NEW YORK -- Ryne Sandberg contemplates countless lineups in the office, car or anywhere else he has a moment to think. He considers it a fun part of the job.
"I play out the game a little in my mind and picture the lineup going through the game," he said this week at Citi Field.
Sandberg has used 14 lineups in 14 games as Phillies interim manager, which he said is not ideal, but considering the circumstances is understandable. The Phillies are not going to make the postseason. They instead are trying to look at as many different players as possible entering the offseason. His 14th lineup produced seven hits Thursday afternoon in an 11-3 loss to the Mets, snapping a streak of three consecutive series victories as the Phillies split the four-game set.
Only two of the hitters in Thursday's lineup -- second baseman Chase Utley and left fielder Domonic Brown -- are assured spots in next season's everyday lineup. Darin Ruf could work himself into the lineup with a strong final month to the season. Carlos Ruiz could be re-signed, if he finishes strong. Kevin Frandsen and John Mayberry Jr. are eligible for salary arbitration. If they return, they will be on the bench. Michael Young and John McDonald are free agents.
"There's guys to build around," Sandberg said. "Chase Utley, J-Roll. With a healthy [Ryan] Howard back. That's big. Ruiz ... there some ifs. If you have [Cody] Asche or Ruf in the mix, there definitely are some pieces there. There are some young guys getting some experience now that are doing some good things. It's definitely something to build on. Having Ryno in the four spot and producing would be a big bat that's been missed."
But there is no question the organization will need to find a way to improve its offense before next season.
The Phillies entered Thursday averaging just 3.79 runs per game, which was tied with the Giants for the second-worst run production in the National League. Their .247 batting average ranked 11th, their .304 on-base percentage ranked 13th and their .389 slugging percentage ranked 11th. They have been shut out 13 times this season.
Only the Marlins, who are on pace to have the third-worst offense in baseball in the past 40 years, averaging 3.20 runs per game, have been shut out more, with 15.
"I definitely think so," said Brown, asked if this team can improve offensively next season. "Especially with guys coming back healthy, Ryan, Ben [Revere]. I think we're going to look good again on paper. We've just got to keep growing as a team. I think that's really the big thing. I'm glad they didn't separate us at the break [July 31 non-waiver Trade Deadline]. I think guys are getting comfortable here, and that's exactly what we need."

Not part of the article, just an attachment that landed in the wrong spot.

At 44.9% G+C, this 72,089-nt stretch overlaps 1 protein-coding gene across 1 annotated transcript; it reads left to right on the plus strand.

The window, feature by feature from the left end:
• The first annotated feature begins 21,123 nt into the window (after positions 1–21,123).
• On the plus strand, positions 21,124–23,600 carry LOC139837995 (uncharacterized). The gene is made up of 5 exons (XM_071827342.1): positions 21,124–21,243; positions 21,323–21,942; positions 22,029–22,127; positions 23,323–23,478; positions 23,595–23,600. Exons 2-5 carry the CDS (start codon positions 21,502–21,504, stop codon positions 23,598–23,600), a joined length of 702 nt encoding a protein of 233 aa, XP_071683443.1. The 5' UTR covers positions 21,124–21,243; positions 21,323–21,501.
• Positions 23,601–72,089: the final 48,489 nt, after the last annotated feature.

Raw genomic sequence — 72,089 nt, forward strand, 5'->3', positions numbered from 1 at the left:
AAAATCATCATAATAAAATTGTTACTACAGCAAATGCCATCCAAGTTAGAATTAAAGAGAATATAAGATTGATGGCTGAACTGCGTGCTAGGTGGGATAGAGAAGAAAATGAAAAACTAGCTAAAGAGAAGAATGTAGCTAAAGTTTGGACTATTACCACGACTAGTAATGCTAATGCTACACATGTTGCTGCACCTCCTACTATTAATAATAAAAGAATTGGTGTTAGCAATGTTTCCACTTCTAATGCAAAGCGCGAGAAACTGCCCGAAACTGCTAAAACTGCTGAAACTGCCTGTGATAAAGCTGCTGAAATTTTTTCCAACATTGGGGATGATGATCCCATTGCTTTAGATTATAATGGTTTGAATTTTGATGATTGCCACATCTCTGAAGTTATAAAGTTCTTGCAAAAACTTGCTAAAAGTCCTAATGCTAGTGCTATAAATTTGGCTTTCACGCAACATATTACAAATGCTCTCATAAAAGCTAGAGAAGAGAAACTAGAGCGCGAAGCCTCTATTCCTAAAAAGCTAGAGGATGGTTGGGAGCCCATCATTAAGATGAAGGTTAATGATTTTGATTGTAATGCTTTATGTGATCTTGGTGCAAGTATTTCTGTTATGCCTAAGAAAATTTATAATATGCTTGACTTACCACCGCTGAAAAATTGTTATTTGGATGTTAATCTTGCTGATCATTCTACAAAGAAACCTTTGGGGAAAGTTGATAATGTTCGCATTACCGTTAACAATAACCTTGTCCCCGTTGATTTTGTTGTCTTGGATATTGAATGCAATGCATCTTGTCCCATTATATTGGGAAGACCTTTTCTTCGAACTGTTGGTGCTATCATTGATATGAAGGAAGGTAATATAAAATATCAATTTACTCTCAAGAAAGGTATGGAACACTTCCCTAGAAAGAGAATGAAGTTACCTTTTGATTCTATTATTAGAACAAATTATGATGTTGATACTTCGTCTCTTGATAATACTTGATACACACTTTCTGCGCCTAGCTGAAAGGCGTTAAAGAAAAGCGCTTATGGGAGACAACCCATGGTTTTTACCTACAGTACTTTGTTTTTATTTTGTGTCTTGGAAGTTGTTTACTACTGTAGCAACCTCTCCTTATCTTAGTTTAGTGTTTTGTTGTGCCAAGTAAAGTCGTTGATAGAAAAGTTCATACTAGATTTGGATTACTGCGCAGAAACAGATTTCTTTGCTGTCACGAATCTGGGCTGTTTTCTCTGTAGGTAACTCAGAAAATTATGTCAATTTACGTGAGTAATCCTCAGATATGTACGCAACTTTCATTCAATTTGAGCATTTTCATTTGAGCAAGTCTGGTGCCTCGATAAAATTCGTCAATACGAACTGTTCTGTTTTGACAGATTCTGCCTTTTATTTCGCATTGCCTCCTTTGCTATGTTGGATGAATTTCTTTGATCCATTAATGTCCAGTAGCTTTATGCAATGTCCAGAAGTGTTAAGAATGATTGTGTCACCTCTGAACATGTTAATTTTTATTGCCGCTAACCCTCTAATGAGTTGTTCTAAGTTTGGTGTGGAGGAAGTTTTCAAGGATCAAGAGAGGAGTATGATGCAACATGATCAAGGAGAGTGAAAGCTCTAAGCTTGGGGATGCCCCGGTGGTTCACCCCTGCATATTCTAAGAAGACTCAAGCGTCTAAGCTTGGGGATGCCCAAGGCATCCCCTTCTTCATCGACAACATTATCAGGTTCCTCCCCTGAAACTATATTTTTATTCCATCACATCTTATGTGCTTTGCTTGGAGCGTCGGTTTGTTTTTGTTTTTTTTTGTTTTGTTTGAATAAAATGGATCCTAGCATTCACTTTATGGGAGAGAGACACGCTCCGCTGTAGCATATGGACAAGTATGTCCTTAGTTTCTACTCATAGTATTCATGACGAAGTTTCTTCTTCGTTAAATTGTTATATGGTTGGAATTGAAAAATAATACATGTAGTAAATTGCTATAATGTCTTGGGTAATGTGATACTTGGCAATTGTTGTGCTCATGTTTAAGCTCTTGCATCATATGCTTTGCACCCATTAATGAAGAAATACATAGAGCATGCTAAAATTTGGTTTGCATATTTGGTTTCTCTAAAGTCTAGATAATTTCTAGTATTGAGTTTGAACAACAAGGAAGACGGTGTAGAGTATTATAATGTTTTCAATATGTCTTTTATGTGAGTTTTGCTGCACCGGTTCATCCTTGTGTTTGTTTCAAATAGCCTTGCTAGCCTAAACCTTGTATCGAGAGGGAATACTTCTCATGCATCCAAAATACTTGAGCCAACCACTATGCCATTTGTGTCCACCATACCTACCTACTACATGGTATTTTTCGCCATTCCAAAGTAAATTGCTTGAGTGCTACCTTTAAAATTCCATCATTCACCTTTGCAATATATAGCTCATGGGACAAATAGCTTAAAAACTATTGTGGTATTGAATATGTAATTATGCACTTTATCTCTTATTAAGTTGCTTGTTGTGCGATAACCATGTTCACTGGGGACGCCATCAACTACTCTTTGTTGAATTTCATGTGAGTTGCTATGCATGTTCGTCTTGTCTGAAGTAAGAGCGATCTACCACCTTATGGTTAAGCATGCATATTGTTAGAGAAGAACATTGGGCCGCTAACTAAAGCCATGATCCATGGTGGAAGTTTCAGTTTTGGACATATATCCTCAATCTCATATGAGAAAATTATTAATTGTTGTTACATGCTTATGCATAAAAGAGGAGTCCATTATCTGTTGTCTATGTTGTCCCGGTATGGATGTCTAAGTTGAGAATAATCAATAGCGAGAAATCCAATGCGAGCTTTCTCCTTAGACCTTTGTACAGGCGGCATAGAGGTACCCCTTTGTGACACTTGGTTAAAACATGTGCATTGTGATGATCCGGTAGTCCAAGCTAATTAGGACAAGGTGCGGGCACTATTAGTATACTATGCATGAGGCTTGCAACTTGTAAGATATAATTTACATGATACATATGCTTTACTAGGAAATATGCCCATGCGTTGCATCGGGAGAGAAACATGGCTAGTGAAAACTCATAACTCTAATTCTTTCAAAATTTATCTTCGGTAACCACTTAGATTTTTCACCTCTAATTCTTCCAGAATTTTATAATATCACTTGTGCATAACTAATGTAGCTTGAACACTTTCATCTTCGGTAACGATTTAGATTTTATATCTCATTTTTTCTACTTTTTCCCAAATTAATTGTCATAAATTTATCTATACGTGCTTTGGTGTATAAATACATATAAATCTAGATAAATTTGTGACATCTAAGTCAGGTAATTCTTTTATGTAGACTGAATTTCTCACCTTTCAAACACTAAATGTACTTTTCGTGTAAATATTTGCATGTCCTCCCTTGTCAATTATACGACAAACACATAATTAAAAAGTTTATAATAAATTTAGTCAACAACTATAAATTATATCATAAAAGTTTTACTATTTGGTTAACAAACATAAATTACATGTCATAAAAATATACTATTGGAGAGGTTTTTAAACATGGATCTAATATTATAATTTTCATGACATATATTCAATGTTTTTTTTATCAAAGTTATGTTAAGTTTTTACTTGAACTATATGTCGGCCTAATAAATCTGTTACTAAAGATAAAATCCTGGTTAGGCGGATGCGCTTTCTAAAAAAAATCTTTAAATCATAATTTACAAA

The Phillies struggled against Mets right-hander Carlos Torres, who has pitched mostly out of the bullpen this season and replaced injured right-hander Matt Harvey.
Ruf helped the Phillies score their first run in the seventh with a sacrifice fly. Roger Bernadina hit a two-run homer in the eighth.
Phillies rookie right-hander Ethan Martin continued to have problems the second time through the lineup.
He retired seven of the first nine batters he faced. He allowed one hit and one walk the first time through the lineup, striking five consecutive batters at one point. But the Mets started to get a better idea about him, going 3-for-8 with one double, one home run and two walks the rest of the way.
Martin allowed four hits, three runs, three walks and struck out a career-high nine in four innings.
Opponents have hit .208 (10-for-48) with one double, one home run, five walks and 21 strikeouts the first time they see Martin in a start. They have hit .333 (19-for-57) with four doubles, four home runs, 11 walks and 11 strikeouts after that.
"I felt pretty decent almost every start," Martin said. "Even [pitching coach Rich] Dubee said something. He said around that 60-pitch mark, I kind of have a little struggle in there. I've got to get through that. Hopefully I can get to that point this year."
But even if Martin and the bullpen kept the game close, the offense did not provide much punch.
That has been the case all season.
"Going through the struggles is what makes you a man in this league," Brown said.
Todd Zolecki is a reporter for MLB.com. This story was not subject to the approval of Major League Baseball or its clubs.